Date of Award

Spring 2016

Document Type


Terms of Use

© 2016 Jena Gilbert-Merrill. All rights reserved. This work is freely available courtesy of the author. It may only be used for non-commercial, educational, and research purposes. For all other uses, including reproduction and distribution, please contact the copyright holder.

Degree Name

Bachelor of Arts


Educational Studies Department, Art Department

First Advisor

Elaine Allard

Second Advisor

Randall Exon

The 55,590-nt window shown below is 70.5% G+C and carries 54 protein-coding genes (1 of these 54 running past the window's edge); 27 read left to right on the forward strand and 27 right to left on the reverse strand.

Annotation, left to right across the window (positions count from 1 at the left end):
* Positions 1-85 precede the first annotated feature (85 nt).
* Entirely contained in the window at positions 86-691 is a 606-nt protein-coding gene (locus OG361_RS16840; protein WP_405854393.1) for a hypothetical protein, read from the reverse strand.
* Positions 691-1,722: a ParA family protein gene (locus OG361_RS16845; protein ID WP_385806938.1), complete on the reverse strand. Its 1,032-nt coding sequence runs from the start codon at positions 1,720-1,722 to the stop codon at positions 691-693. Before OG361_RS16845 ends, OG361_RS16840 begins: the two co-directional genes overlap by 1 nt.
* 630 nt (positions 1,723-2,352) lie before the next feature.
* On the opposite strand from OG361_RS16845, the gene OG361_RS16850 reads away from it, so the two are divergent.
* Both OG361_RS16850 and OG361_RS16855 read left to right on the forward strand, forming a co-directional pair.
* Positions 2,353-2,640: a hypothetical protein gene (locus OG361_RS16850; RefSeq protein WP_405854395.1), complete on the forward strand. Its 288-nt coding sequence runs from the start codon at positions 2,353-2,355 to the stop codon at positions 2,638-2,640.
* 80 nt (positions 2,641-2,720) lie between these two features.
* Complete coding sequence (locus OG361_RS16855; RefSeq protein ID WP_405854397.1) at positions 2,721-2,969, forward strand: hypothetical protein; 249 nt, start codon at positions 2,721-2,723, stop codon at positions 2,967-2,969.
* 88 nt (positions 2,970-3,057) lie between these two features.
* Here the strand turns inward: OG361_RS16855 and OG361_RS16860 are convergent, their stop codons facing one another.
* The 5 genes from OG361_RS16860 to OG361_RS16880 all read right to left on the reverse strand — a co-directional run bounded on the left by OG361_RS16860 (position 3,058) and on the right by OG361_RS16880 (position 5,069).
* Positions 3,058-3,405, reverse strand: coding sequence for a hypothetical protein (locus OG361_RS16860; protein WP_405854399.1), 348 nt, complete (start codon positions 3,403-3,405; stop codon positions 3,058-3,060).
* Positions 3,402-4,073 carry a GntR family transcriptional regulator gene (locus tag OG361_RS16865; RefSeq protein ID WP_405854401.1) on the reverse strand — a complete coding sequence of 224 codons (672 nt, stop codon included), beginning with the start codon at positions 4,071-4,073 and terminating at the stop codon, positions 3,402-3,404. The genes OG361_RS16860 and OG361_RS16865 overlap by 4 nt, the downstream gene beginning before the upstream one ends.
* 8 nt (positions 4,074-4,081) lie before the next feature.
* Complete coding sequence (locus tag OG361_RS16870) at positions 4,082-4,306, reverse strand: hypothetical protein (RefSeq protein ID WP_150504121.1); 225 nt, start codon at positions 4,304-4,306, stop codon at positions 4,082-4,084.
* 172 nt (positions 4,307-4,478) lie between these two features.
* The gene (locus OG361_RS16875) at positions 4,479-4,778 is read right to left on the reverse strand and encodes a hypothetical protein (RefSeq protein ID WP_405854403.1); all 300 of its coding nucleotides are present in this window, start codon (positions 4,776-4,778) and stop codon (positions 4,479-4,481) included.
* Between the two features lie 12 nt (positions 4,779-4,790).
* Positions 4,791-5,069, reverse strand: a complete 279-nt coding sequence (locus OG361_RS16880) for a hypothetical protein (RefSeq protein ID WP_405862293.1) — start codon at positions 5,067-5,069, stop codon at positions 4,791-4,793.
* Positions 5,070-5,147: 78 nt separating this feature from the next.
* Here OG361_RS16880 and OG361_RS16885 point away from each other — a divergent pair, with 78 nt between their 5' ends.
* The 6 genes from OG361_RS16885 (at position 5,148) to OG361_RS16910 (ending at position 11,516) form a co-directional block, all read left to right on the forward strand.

Dewey's conception of the role that experience should play in learning and development has implications for art education. This essay explores Dewey's philosophy of experiential education and the ways in which his theory resonates with artistic experience and practice. It overviews the history of art education in the United States, as well as various arguments for and trends within it; and contains three case studies—Montessori schools, Waldorf schools, and Black Mountain College—whose practices, pedagogies, and underlying philosophies are examined from a Deweyian, experiential perspective. Throughout this investigation, implications for contemporary art education are considered. Dewey's writings and the case studies together reveal that a holistic art education in which artistic, aesthetic activity and experience are integrated into all aspects of the curriculum and classroom environment and emphasized by virtue of their ubiquity, students may develop a perceptual awareness and aesthetic sensibility that benefits them in their learning and their daily life.